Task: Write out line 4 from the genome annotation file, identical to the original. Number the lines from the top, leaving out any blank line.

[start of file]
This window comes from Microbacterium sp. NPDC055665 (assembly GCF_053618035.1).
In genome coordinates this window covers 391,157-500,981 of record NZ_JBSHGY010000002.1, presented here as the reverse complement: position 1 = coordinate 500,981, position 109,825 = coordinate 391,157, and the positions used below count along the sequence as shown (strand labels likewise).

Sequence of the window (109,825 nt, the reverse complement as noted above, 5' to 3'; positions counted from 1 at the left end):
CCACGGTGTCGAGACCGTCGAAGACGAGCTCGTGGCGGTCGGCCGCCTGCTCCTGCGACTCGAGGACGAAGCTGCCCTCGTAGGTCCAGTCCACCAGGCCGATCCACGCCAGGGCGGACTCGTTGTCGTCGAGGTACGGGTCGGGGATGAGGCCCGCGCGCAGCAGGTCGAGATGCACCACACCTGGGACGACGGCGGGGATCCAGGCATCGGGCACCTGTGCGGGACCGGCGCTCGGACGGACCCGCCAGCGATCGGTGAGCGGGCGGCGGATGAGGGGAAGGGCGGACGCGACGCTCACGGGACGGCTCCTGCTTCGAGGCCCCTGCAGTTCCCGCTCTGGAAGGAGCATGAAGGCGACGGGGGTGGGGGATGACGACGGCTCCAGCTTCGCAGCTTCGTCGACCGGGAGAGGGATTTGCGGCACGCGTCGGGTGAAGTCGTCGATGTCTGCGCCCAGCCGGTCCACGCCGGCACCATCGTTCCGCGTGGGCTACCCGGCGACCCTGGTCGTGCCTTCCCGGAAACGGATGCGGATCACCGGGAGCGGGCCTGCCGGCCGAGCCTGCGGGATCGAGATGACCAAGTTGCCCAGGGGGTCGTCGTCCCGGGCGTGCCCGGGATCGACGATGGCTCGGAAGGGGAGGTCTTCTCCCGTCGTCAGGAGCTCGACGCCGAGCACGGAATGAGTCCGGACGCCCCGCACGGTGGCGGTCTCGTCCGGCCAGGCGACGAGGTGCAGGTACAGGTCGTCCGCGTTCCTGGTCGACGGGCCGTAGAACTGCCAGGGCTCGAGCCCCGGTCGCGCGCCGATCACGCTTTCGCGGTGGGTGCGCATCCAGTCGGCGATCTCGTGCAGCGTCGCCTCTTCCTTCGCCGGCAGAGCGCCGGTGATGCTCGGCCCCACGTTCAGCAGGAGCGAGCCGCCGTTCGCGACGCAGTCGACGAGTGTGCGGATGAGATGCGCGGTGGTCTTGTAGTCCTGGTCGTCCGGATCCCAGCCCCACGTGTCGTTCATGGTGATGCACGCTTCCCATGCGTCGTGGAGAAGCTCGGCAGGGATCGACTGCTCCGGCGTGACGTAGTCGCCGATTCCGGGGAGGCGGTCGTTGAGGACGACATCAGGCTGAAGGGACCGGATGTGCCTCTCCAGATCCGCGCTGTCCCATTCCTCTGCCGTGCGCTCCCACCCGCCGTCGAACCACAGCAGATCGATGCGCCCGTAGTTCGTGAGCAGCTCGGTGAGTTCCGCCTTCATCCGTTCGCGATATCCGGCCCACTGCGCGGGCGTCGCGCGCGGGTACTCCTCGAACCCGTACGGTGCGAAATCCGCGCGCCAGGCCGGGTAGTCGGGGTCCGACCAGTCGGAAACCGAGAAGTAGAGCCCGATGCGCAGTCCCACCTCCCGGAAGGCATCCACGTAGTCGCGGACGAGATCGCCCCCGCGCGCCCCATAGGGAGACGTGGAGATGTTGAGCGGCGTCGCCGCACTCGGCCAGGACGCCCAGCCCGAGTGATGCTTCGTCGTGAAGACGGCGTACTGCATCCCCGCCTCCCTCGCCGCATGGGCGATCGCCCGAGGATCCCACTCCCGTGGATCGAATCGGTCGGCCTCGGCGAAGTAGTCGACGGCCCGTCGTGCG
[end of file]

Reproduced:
CCACGGTGTCGAGACCGTCGAAGACGAGCTCGTGGCGGTCGGCCGCCTGCTCCTGCGACTCGAGGACGAAGCTGCCCTCGTAGGTCCAGTCCACCAGGCCGATCCACGCCAGGGCGGACTCGTTGTCGTCGAGGTACGGGTCGGGGATGAGGCCCGCGCGCAGCAGGTCGAGATGCACCACACCTGGGACGACGGCGGGGATCCAGGCATCGGGCACCTGTGCGGGACCGGCGCTCGGACGGACCCGCCAGCGATCGGTGAGCGGGCGGCGGATGAGGGGAAGGGCGGACGCGACGCTCACGGGACGGCTCCTGCTTCGAGGCCCCTGCAGTTCCCGCTCTGGAAGGAGCATGAAGGCGACGGGGGTGGGGGATGACGACGGCTCCAGCTTCGCAGCTTCGTCGACCGGGAGAGGGATTTGCGGCACGCGTCGGGTGAAGTCGTCGATGTCTGCGCCCAGCCGGTCCACGCCGGCACCATCGTTCCGCGTGGGCTACCCGGCGACCCTGGTCGTGCCTTCCCGGAAACGGATGCGGATCACCGGGAGCGGGCCTGCCGGCCGAGCCTGCGGGATCGAGATGACCAAGTTGCCCAGGGGGTCGTCGTCCCGGGCGTGCCCGGGATCGACGATGGCTCGGAAGGGGAGGTCTTCTCCCGTCGTCAGGAGCTCGACGCCGAGCACGGAATGAGTCCGGACGCCCCGCACGGTGGCGGTCTCGTCCGGCCAGGCGACGAGGTGCAGGTACAGGTCGTCCGCGTTCCTGGTCGACGGGCCGTAGAACTGCCAGGGCTCGAGCCCCGGTCGCGCGCCGATCACGCTTTCGCGGTGGGTGCGCATCCAGTCGGCGATCTCGTGCAGCGTCGCCTCTTCCTTCGCCGGCAGAGCGCCGGTGATGCTCGGCCCCACGTTCAGCAGGAGCGAGCCGCCGTTCGCGACGCAGTCGACGAGTGTGCGGATGAGATGCGCGGTGGTCTTGTAGTCCTGGTCGTCCGGATCCCAGCCCCACGTGTCGTTCATGGTGATGCACGCTTCCCATGCGTCGTGGAGAAGCTCGGCAGGGATCGACTGCTCCGGCGTGACGTAGTCGCCGATTCCGGGGAGGCGGTCGTTGAGGACGACATCAGGCTGAAGGGACCGGATGTGCCTCTCCAGATCCGCGCTGTCCCATTCCTCTGCCGTGCGCTCCCACCCGCCGTCGAACCACAGCAGATCGATGCGCCCGTAGTTCGTGAGCAGCTCGGTGAGTTCCGCCTTCATCCGTTCGCGATATCCGGCCCACTGCGCGGGCGTCGCGCGCGGGTACTCCTCGAACCCGTACGGTGCGAAATCCGCGCGCCAGGCCGGGTAGTCGGGGTCCGACCAGTCGGAAACCGAGAAGTAGAGCCCGATGCGCAGTCCCACCTCCCGGAAGGCATCCACGTAGTCGCGGACGAGATCGCCCCCGCGCGCCCCATAGGGAGACGTGGAGATGTTGAGCGGCGTCGCCGCACTCGGCCAGGACGCCCAGCCCGAGTGATGCTTCGTCGTGAAGACGGCGTACTGCATCCCCGCCTCCCTCGCCGCATGGGCGATCGCCCGAGGATCCCACTCCCGTGGATCGAATCGGTCGGCCTCGGCGAAGTAGTCGACGGCCCGTCGTGCG